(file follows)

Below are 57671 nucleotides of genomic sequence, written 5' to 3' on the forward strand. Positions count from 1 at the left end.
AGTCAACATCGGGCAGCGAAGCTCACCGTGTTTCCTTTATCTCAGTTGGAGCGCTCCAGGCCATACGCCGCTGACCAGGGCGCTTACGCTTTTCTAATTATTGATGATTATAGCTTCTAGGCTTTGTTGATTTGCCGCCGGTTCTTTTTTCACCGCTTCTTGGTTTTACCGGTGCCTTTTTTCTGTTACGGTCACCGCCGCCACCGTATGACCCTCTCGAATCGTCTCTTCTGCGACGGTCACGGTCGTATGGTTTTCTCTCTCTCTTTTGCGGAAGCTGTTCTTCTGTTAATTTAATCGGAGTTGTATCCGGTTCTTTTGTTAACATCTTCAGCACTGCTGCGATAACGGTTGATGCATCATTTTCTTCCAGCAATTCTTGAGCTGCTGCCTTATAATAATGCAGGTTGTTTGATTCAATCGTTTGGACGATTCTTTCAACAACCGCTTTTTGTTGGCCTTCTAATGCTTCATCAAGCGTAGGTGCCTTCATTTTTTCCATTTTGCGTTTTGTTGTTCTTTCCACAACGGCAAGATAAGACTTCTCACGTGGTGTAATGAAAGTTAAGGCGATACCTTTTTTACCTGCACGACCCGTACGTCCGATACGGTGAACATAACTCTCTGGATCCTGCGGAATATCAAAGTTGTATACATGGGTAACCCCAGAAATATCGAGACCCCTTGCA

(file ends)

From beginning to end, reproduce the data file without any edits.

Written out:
Below are 57671 nucleotides of genomic sequence, written 5' to 3' on the forward strand. Positions count from 1 at the left end.
AGTCAACATCGGGCAGCGAAGCTCACCGTGTTTCCTTTATCTCAGTTGGAGCGCTCCAGGCCATACGCCGCTGACCAGGGCGCTTACGCTTTTCTAATTATTGATGATTATAGCTTCTAGGCTTTGTTGATTTGCCGCCGGTTCTTTTTTCACCGCTTCTTGGTTTTACCGGTGCCTTTTTTCTGTTACGGTCACCGCCGCCACCGTATGACCCTCTCGAATCGTCTCTTCTGCGACGGTCACGGTCGTATGGTTTTCTCTCTCTCTTTTGCGGAAGCTGTTCTTCTGTTAATTTAATCGGAGTTGTATCCGGTTCTTTTGTTAACATCTTCAGCACTGCTGCGATAACGGTTGATGCATCATTTTCTTCCAGCAATTCTTGAGCTGCTGCCTTATAATAATGCAGGTTGTTTGATTCAATCGTTTGGACGATTCTTTCAACAACCGCTTTTTGTTGGCCTTCTAATGCTTCATCAAGCGTAGGTGCCTTCATTTTTTCCATTTTGCGTTTTGTTGTTCTTTCCACAACGGCAAGATAAGACTTCTCACGTGGTGTAATGAAAGTTAAGGCGATACCTTTTTTACCTGCACGACCCGTACGTCCGATACGGTGAACATAACTCTCTGGATCCTGCGGAATATCAAAGTTGTATACATGGGTAACCCCAGAAATATCGAGACCCCTTGCA